By Robert Floyd, Executive Director of TMEA


In 1995 the Required Curriculum, which defines what subjects all school districts must offer per Chapter 28 of the Code, was bifurcated into the foundation and enrichment curriculum – the foundation subjects being mathematics, science, English language arts and social studies. The enrichment subjects are languages other than English, fine arts, economics, technology applications, health and physical education, and career and technology education.
Chapter 28 further states that as a condition of accreditation, school districts must utilize the Texas Essential Knowledge and Skills (TEKS) in delivering instruction in the foundation subjects. In the enrichment curriculum, however, the TEKS are only “guidelines” to be followed. Since the TEKS are only guidelines for enrichment subjects, meaningful, sequential, rigorous instruction has suffered in many school districts.


The purpose of this bill is to mandate that the TEKS (what students should know and be able to do in a particular course) must be used as the basis for writing curriculum and delivering instruction in ALL subjects of the Required Curriculum – not just the foundation subjects of mathematics, science, English language arts and social studies. This bill does not ask for an assessment requirement on the TAKS in any subject of the enrichment curriculum.


A variation of this bill has been filed the previous two sessions. It passed the House on a 2-1 margin in 1999 but was denied a hearing in the Senate Education Committee during each of the last two sessions.


Standards are the cornerstone for improving student achievement and are the guidance for curriculum, instruction, assessment and professional development.

Standards create equity from district to district in terms of what a student should know and be able to do in a particular subject. With such a mobile student population, this is an important issue to minimize drop-out and improve a student’s opportunity for success in a new setting.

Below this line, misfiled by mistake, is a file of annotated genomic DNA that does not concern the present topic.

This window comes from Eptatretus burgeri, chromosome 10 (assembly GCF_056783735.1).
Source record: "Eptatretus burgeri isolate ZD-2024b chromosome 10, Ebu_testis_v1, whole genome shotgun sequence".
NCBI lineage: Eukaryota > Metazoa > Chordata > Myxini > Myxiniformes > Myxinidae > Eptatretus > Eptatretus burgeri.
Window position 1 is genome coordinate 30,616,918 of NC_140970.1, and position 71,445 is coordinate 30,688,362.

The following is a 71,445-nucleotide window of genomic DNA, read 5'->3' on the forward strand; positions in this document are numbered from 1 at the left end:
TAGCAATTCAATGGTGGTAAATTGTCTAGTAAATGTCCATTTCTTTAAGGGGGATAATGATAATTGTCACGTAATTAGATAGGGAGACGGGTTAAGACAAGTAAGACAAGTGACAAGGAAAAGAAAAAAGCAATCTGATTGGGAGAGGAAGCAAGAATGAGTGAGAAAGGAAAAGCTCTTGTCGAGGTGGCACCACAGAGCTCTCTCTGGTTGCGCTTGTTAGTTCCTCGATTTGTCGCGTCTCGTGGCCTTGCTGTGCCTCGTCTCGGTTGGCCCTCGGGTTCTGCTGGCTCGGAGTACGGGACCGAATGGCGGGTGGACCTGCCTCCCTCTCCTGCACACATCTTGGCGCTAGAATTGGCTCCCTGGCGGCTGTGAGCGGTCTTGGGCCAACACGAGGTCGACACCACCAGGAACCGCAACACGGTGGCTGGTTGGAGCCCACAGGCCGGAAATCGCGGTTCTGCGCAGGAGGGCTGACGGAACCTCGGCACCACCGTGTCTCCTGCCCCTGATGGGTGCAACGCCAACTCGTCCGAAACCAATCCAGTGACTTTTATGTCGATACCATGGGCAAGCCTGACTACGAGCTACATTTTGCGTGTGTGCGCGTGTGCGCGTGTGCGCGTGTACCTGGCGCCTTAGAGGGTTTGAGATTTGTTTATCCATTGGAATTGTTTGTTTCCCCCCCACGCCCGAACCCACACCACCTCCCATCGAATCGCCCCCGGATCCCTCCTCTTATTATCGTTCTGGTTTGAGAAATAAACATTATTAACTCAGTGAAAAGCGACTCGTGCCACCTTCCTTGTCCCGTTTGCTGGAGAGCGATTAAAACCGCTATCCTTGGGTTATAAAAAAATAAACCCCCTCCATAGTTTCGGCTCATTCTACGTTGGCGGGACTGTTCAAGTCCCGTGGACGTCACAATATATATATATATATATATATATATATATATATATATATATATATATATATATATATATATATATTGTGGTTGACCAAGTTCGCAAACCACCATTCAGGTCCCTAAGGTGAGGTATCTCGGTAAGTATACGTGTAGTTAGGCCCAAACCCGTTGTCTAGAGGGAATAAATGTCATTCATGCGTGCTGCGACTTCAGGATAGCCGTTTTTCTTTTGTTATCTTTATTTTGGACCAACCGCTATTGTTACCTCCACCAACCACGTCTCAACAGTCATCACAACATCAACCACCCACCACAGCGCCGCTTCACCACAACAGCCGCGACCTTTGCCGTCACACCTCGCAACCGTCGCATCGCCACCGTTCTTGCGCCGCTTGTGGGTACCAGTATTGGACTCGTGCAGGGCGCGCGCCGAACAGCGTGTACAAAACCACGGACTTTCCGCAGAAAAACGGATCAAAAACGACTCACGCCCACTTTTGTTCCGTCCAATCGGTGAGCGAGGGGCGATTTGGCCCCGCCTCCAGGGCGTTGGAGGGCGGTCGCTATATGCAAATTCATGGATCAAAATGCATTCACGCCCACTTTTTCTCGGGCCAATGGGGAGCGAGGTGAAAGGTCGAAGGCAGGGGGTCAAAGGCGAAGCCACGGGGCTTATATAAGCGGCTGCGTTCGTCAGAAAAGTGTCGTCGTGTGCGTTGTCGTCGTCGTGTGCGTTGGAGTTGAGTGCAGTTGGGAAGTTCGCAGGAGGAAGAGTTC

If a subject is important enough to be required (defined as what all school districts must offer), and both the foundation subjects and enrichment subjects are indeed required by law to be offered, then it seems that districts should follow standards in delivering instruction.

The emphasis on the foundation subjects of mathematics, science, English language arts and social studies in 1995 “righted the ship” and now it is time to restore balance to a child’s education and assure a rigorous curriculum in every subject a student takes.

Federal legislation – No Child Left Behind – lists the core academic subjects as English, reading or language arts, mathematics, science, foreign languages, civics and government, economics, arts, history and geography. Under current law in Texas there are no mandated standards that districts must follow in delivering instruction for three of these subjects – foreign languages, the arts, and economics. This bill would address that issue.

The Recommended Program, now the default graduation plan, contains requirements in several enrichment subjects. It seems only appropriate that the TEKS should be followed in courses that contribute to the awarding of the state diploma in Texas.


Texas Music Educators Association
Texas Coalition for Quality Arts Education
Texas Elementary Principals and Supervisors Association
Texas Association of Secondary School Principals
Texas Association of Rural Schools
Texas Art Education Association
Texas Foreign Language Association
Association of Texas and Professional Educators
Texas Association for Health, Physical Education, Recreation and Dance
Texas Bandmasters Association
Texas Orchestra Directors Association
Texas Choral Directors Association
Texas Computer Education Association
Texas Classroom Teachers Association
Texas Dance Educators Association
Texas Educational Theatre Association
Texas Music Educators Conference
Texas Music Administrators Conference
American Heart Association
Texas Association for Supervision and Curriculum Development